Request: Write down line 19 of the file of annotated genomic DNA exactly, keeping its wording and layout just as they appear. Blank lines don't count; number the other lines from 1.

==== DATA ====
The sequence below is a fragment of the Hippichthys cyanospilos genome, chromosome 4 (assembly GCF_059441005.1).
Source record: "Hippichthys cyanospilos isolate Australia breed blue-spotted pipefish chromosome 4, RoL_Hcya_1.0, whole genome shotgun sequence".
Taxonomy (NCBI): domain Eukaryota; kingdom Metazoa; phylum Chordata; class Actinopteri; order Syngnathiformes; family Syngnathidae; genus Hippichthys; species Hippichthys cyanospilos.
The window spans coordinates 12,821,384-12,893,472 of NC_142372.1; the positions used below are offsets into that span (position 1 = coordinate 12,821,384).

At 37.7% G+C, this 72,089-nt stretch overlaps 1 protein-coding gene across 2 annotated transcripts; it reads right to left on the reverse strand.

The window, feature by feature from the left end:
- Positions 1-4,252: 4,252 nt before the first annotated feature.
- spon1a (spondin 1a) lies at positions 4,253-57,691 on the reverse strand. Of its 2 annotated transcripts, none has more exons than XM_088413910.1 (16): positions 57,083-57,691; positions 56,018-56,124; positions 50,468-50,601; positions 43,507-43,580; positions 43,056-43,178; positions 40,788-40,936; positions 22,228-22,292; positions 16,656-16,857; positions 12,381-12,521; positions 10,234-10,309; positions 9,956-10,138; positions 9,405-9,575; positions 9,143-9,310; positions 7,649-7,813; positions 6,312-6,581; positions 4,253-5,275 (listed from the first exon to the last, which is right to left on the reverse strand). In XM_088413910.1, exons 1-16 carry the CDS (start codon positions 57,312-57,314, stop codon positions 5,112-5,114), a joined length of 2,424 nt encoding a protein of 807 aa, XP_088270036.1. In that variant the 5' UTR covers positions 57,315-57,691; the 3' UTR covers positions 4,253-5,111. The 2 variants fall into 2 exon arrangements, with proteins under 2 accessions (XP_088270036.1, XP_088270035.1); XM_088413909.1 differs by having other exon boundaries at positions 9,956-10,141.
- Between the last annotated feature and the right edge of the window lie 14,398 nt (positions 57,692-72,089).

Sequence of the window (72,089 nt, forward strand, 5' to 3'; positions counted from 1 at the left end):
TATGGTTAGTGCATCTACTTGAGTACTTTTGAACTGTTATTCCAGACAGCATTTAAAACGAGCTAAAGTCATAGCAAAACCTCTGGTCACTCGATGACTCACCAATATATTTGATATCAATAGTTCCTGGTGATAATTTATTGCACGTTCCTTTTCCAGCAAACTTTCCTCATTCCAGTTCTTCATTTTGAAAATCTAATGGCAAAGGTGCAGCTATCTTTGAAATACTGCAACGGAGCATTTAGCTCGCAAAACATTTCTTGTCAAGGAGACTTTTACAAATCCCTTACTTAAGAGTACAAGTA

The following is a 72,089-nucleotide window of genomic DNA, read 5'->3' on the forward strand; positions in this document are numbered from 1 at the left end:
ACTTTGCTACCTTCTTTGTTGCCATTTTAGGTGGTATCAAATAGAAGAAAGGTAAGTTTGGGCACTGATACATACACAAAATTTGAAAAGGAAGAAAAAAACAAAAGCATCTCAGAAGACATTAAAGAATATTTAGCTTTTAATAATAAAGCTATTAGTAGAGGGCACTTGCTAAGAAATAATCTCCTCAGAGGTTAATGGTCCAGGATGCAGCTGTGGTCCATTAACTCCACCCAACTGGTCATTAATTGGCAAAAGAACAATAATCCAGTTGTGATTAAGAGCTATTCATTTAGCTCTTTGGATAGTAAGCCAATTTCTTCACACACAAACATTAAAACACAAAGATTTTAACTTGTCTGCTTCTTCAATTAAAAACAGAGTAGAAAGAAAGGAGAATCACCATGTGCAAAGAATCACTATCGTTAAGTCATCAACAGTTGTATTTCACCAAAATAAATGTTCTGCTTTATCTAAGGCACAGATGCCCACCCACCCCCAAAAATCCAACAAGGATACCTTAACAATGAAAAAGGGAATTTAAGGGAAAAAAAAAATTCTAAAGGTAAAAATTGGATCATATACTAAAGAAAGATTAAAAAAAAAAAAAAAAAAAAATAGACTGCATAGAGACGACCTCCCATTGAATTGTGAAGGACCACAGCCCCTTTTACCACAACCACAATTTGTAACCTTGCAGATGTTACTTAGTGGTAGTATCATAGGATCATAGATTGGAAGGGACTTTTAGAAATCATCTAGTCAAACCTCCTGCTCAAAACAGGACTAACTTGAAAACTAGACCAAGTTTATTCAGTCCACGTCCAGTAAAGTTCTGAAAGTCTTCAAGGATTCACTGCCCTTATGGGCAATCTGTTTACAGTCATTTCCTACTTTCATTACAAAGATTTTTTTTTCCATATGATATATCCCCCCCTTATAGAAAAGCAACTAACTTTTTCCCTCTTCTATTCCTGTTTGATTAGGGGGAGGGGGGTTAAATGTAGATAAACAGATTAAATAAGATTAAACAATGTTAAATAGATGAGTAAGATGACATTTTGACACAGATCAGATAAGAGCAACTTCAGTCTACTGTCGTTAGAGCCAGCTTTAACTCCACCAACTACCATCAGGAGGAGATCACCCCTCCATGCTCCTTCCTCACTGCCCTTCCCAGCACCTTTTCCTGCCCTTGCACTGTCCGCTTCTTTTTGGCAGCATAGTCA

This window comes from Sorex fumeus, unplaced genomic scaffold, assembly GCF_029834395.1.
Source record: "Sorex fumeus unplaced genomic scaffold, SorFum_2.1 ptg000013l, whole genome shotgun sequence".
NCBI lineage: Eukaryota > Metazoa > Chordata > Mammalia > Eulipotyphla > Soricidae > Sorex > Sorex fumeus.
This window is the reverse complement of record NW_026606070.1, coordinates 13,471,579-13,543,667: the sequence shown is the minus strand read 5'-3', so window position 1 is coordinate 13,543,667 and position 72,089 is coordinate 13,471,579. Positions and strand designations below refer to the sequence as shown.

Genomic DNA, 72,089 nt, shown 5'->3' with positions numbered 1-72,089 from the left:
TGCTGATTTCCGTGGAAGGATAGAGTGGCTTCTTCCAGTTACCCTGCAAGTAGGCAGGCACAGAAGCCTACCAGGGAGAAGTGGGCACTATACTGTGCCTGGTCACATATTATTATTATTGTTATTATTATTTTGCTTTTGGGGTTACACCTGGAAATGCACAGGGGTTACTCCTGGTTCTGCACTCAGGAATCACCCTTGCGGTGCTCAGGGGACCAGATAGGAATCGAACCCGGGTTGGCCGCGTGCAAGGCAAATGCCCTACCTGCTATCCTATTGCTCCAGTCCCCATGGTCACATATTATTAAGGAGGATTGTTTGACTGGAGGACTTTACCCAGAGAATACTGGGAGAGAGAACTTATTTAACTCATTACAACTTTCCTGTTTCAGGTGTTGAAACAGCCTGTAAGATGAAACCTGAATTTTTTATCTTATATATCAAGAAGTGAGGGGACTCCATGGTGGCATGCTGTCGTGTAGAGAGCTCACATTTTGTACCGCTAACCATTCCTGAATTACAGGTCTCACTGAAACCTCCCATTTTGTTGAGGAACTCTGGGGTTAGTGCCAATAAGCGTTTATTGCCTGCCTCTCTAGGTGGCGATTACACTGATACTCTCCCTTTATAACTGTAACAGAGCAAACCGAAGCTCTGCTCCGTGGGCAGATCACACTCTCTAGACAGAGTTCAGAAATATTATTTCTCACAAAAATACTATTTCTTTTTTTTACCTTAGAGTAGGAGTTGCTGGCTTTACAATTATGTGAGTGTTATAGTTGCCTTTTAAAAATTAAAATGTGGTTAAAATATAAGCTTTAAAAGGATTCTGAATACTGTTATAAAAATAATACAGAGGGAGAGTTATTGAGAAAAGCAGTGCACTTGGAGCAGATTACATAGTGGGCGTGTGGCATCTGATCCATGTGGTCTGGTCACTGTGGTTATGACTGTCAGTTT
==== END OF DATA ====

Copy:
TGCTGATTTCCGTGGAAGGATAGAGTGGCTTCTTCCAGTTACCCTGCAAGTAGGCAGGCACAGAAGCCTACCAGGGAGAAGTGGGCACTATACTGTGCCTGGTCACATATTATTATTATTGTTATTATTATTTTGCTTTTGGGGTTACACCTGGAAATGCACAGGGGTTACTCCTGGTTCTGCACTCAGGAATCACCCTTGCGGTGCTCAGGGGACCAGATAGGAATCGAACCCGGGTTGGCCGCGTGCAAGGCAAATGCCCTACCTGCTATCCTATTGCTCCAGTCCCCATGGTCACATATTATTAAGGAGGATTGTTTGACTGGAGGACTTTACCCAGAGAATACTGGGAGAGAGAACTTATTTAACTCATTACAACTTTCCTGTTTCAGGTGTTGAAACAGCCTGTAAGATGAAACCTGAATTTTTTATCTTATATATCAAGAAGTGAGGGGACTCCATGGTGGCATGCTGTCGTGTAGAGAGCTCACATTTTGTACCGCTAACCATTCCTGAATTACAGGTCTCACTGAAACCTCCCATTTTGTTGAGGAACTCTGGGGTTAGTGCCAATAAGCGTTTATTGCCTGCCTCTCTAGGTGGCGATTACACTGATACTCTCCCTTTATAACTGTAACAGAGCAAACCGAAGCTCTGCTCCGTGGGCAGATCACACTCTCTAGACAGAGTTCAGAAATATTATTTCTCACAAAAATACTATTTCTTTTTTTTACCTTAGAGTAGGAGTTGCTGGCTTTACAATTATGTGAGTGTTATAGTTGCCTTTTAAAAATTAAAATGTGGTTAAAATATAAGCTTTAAAAGGATTCTGAATACTGTTATAAAAATAATACAGAGGGAGAGTTATTGAGAAAAGCAGTGCACTTGGAGCAGATTACATAGTGGGCGTGTGGCATCTGATCCATGTGGTCTGGTCACTGTGGTTATGACTGTCAGTTT